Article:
Breakthrough infections of the coronavirus are increasing in Boston and Massachusetts, but health experts say it's likely that the symptoms you experience will depend on the vaccine.
Health officials say the omicron variant isn't necessarily bringing with it a new set of symptoms, but with vaccines now widely available, many are experiencing milder cases, depending on their vaccination status.
"It's clearly causing vaccination breakthroughs," Boston Medical Center's Dr. David Hamer said last week. "It's better able to evade the immune response from vaccination. There's now evidence from both Pfizer and Moderna that if you have a booster you end up boosting the level of protective antibodies and it appears to be sufficient to prevent omicron. It may not completely prevent it, but it will at least attenuate it and make the illness milder."
Those who are fully vaccinated aren't necessarily getting seriously ill and having fevers for days and difficult breathing, but are instead experiencing a more mild illness similar to a common cold.
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The unvaccinated, however, are experiencing similar symptoms to early on in the pandemic, health officials said. That includes fever, cough, chills and shortness of breath.
Dr. Katherine Poehling, an infectious disease specialist and member of the Advisory Committee on Immunization Practices, told NBC News last week that a cough, congestion, runny nose and fatigue appear to be prominent symptoms with the omicron variant. But unlike delta, many patients are not losing their taste or smell.
The evidence so far, according to Poehling, is anecdotal and not based on scientific research. She noted also that these symptoms may only reflect certain populations.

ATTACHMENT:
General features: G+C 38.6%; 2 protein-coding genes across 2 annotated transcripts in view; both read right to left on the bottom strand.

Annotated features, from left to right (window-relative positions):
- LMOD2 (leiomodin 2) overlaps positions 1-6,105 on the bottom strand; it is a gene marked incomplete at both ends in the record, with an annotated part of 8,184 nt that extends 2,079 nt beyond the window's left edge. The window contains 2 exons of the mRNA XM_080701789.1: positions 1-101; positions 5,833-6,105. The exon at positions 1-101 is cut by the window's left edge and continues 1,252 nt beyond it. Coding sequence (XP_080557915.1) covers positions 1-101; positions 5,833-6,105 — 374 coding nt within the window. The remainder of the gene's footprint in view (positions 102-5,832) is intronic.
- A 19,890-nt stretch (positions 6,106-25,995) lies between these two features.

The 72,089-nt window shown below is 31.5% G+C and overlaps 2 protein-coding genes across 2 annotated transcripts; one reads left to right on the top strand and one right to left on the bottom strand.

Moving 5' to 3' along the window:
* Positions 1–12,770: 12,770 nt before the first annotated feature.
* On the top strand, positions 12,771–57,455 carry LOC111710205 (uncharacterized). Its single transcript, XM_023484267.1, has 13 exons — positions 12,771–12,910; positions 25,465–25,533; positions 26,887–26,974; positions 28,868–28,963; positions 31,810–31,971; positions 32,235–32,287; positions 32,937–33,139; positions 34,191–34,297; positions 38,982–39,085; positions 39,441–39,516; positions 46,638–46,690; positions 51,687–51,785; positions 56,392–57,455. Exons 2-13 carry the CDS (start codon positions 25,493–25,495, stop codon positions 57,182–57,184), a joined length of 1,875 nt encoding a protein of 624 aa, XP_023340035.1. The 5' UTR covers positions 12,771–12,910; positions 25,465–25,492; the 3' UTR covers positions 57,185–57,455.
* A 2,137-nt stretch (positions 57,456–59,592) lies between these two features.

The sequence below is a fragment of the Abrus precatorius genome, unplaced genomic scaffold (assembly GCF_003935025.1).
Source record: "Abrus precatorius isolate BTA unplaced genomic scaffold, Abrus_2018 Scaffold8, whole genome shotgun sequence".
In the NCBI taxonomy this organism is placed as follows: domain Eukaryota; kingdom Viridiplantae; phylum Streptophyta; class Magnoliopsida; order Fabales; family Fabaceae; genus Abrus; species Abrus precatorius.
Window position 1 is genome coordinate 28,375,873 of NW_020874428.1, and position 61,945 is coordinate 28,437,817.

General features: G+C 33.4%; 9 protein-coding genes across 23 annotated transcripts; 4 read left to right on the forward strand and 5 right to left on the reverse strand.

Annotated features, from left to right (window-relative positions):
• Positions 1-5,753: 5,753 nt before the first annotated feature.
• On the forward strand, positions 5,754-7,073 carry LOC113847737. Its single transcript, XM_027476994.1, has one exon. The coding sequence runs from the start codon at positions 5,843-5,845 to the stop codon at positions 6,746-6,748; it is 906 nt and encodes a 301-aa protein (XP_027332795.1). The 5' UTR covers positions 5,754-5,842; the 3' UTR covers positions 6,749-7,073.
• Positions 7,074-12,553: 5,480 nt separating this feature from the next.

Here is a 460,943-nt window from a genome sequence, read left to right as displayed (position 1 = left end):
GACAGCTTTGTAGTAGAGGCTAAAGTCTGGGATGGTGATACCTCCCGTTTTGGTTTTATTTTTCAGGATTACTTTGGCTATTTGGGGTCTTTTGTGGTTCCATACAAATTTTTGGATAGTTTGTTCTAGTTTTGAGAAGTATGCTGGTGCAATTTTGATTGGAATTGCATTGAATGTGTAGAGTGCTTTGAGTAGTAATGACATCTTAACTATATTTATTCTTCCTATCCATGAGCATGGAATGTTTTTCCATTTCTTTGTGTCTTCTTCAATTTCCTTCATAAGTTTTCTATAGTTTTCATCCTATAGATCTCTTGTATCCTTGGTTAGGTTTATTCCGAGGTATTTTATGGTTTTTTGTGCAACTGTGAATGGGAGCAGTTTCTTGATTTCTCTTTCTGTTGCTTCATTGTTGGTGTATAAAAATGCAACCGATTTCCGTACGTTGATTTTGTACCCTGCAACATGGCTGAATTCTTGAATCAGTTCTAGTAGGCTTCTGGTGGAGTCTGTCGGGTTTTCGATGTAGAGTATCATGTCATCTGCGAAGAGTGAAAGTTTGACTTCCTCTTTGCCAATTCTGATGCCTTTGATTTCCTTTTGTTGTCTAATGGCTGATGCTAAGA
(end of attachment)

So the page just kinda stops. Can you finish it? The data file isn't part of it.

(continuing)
Still, CDC data showed the most common symptoms so far are cough, fatigue, congestion and a runny nose.
In New York, where cases continue to surge, an ER doctor who became known on social media during the pandemic for his documentation of the battle against COVID, reported breakthrough cases he has seen in those with booster shots experienced "mild" symptoms.
"By mild I mean mostly sore throat. Lots of sore throat," Craig Spencer wrote on Twitter. "Also some fatigue, maybe some muscle pain. No difficulty breathing. No shortness of breath. All a little uncomfortable, but fine."
Cases in people who were fully vaccinated with either Pfizer or Moderna's vaccine, but not boosted, remained mild, but slightly more intense.
"More fatigued. More fever. More coughing. A little more miserable overall. But no shortness of breath. No difficulty breathing," he wrote.
For those with Johnson & Johnson who were not boosted, he wrote the patients "felt horrible," with fevers, fatigue, coughs and shortness of breath, but did not require hospitalization or oxygen.
In the unvaccinated, however, the symptoms were more severe.
"Almost every single patient that I’ve taken care of that needed to be admitted for Covid has been unvaccinated," Spencer wrote. "Every one with profound shortness of breath. Every one whose oxygen dropped when they walked. Every one needing oxygen to breath regularly."
Dr. Angelique Coetzee, the South African doctor who first raised the alarm over the new strain, told the BBC that she started to see patients around Nov.18 presenting with "unusual symptoms" that differed slightly to those associated with the delta variant.
"It actually started with a male patient who's around the age of 33 ... and he said to me that he's just [been] extremely tired for the past few days and he's got these body aches and pains with a bit of a headache," she told the BBC.